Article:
Captain George Fraser Kerr VC, MC, MM was a chemist born in Deseronto, Ontario on June 8, 1894, son of John J. Kerr. In September 1914, shortly after the First World War began and with no previous military experience, he enlisted as a private soldier in the 3rd Infantry Battalion, Canadian Expeditionary Force. Commissioned as an officer on July 1, 1917, Kerr was twice wounded in action, and received the Military Medal and the Military Cross and Bar.
Military Medal Citation
“After his platoon officer had been wounded and the Sgt killed, he led the platoon with skill and bravery to the final objective established a bombing post, and held it throughout the day. His courage and ability were very noticeable during the action on MOUNT SORRELON, 13th June 1916.” AFW 3121
Military Cross Citation
“For conspicuous gallantry and devotion to duty. When leading his platoon to the jumping off line he found a gap. which he filled, putting an enemy machine gun nest out of action, killing about thirty and capturing a battery of 77 mm guns. At the jumping off line he found one company had not arrived, so he led his platoon into its place, with the advancing waves. He was then wounded, but continued to the final objective, clearing out another machine gun nest of two guns on the way. The next two days he continued in the line doing splendid work, and refusing to leave owing to shortage of officers.” London Gazette 31109 – 2.12.1918
Bar to the Military Cross Citation
“For conspicuous gallantry, initiative and skill during the Drocourt-Queant attach on the 2nd and 3rd September, 1918, when he led his company forward with great dash. Later he led two platoons to the assistance of one of the attacking companies, which was held up by heavy machine gun fire, surprising the hostile machine gun crews, and personally accounting for several of the enemy. His splendid courage afforded a most inspiring example at a critical time.” London Gazette 31158 – 1-1-19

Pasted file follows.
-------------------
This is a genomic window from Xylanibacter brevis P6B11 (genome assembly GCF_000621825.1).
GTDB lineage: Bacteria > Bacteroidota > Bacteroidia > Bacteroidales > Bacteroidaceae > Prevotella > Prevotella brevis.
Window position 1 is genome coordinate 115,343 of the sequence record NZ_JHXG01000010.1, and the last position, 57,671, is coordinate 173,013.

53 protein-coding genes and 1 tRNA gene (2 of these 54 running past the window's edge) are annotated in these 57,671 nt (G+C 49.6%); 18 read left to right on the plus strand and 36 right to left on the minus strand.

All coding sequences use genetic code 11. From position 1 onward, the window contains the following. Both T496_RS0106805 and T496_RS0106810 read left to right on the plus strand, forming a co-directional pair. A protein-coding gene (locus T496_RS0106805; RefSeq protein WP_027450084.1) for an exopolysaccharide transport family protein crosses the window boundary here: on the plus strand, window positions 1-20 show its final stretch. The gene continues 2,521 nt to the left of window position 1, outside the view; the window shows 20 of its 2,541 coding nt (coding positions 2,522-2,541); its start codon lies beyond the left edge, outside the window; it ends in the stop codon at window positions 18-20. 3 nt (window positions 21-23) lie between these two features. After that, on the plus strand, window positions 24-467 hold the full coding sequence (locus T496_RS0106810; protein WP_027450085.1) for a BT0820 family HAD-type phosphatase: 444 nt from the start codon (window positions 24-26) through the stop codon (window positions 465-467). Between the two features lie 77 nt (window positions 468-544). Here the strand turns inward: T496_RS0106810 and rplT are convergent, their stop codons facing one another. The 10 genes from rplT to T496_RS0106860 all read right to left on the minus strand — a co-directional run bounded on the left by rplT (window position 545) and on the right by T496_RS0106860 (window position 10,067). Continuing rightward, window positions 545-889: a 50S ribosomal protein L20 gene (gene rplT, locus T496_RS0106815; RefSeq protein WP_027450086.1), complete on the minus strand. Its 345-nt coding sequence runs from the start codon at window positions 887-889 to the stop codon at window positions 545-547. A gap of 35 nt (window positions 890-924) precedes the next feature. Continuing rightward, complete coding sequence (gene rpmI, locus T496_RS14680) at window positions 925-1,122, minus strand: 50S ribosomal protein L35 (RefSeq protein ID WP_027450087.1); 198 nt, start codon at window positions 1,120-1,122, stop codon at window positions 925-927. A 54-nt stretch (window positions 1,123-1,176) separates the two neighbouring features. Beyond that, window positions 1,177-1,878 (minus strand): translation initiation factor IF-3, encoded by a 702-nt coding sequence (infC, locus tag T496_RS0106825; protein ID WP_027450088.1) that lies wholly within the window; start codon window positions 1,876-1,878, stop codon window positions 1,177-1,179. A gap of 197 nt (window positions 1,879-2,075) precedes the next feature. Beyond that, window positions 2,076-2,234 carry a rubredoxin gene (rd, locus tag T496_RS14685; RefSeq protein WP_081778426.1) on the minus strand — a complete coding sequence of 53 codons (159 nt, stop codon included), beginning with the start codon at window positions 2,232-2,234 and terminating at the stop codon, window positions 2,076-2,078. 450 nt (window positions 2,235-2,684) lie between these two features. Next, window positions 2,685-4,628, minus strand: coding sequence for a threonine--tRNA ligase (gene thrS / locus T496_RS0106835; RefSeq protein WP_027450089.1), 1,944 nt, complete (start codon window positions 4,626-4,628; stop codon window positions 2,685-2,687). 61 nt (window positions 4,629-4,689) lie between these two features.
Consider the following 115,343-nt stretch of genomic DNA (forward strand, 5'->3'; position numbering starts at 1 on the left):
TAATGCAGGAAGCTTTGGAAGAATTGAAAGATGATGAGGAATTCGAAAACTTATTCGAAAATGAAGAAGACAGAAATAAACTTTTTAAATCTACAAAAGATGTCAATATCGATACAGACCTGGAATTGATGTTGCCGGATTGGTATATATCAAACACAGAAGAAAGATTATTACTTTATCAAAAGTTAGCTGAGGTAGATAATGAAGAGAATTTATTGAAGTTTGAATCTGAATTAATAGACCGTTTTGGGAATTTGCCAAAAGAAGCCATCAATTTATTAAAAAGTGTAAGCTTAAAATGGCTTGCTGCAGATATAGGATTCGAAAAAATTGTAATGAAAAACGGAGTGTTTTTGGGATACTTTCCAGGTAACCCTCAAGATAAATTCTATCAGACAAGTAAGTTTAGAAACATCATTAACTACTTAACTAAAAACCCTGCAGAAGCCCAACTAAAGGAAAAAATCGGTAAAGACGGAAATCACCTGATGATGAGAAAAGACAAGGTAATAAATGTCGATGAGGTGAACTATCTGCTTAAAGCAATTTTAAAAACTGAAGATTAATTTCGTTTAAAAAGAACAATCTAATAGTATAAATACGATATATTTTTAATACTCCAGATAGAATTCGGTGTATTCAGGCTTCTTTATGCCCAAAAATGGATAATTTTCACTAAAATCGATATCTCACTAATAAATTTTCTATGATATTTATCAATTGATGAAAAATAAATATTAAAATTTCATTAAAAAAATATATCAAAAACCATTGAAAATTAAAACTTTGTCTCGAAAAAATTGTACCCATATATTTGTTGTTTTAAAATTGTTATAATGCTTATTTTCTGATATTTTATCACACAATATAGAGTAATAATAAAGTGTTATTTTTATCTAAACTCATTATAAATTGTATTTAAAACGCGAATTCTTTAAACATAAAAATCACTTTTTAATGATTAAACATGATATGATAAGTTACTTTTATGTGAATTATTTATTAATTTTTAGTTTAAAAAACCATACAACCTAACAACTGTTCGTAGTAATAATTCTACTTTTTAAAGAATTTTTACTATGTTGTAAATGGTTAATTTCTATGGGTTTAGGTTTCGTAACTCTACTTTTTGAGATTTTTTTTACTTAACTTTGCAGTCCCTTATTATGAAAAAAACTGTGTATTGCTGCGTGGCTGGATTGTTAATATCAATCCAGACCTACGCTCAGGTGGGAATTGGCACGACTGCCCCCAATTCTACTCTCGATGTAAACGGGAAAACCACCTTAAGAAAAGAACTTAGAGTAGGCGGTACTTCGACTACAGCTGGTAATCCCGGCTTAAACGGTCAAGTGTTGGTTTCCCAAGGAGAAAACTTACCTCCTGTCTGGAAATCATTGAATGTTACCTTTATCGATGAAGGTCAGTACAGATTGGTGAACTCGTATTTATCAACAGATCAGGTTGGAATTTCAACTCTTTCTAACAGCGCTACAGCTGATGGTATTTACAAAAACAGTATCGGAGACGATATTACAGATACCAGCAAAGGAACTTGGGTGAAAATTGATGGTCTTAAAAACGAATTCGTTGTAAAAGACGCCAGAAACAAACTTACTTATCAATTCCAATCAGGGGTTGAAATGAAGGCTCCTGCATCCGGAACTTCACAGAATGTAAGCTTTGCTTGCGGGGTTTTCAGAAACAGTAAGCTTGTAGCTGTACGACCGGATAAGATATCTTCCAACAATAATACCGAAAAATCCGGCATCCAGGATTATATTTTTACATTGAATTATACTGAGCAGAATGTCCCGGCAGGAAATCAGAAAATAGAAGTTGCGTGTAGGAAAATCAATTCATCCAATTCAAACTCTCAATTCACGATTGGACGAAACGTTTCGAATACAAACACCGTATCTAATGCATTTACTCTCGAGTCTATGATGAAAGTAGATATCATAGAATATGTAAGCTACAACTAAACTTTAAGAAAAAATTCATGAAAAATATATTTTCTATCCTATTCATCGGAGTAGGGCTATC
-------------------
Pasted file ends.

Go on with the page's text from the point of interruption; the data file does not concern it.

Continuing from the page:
On 27 September 1918 at Bourlon Wood, France, 23 year-old Kerr performed an act of bravery for which he was awarded the Victoria Cross by King George V at Buckingham Palace in May, 1919.
Victoria Cross Citation
For most conspicuous bravery and leadership during the BOURLON WOOD operations on 27th Sept. 1918, when in command of the left support company in attack. He handled his company with great skill, and gave timely support by outflanking a machine-gun which was impeding the advance. Later, near the ARRAS-CAMBRAI road, the advance was again held up by a strong point. Lieutenant Kerr far in advance of his company rushed this strong point single-handed and captured four machine-guns and thirty-one prisoners. His valour throughout this engagement was an inspiring example to all.” London Gazette 31109 – 6.1.19
He was later promoted to Captain and eventually discharged as medically unfit on July 16, 1919 having been wounded several times and injured in an accident in which he fell from his horse while stationed in Germany after hostilities had ceased.
He died aged 35 in Toronto on December 8, 1929 of carbon monoxide poisoning and is buried at Mount Pleasant Cemetery, Toronto, Canada (plot 14, section 36. Lot 6 – E 1/2). His Victoria Cross is displayed at the Canadian War Museum in Ottawa, Canada.
You can view his complete service record online.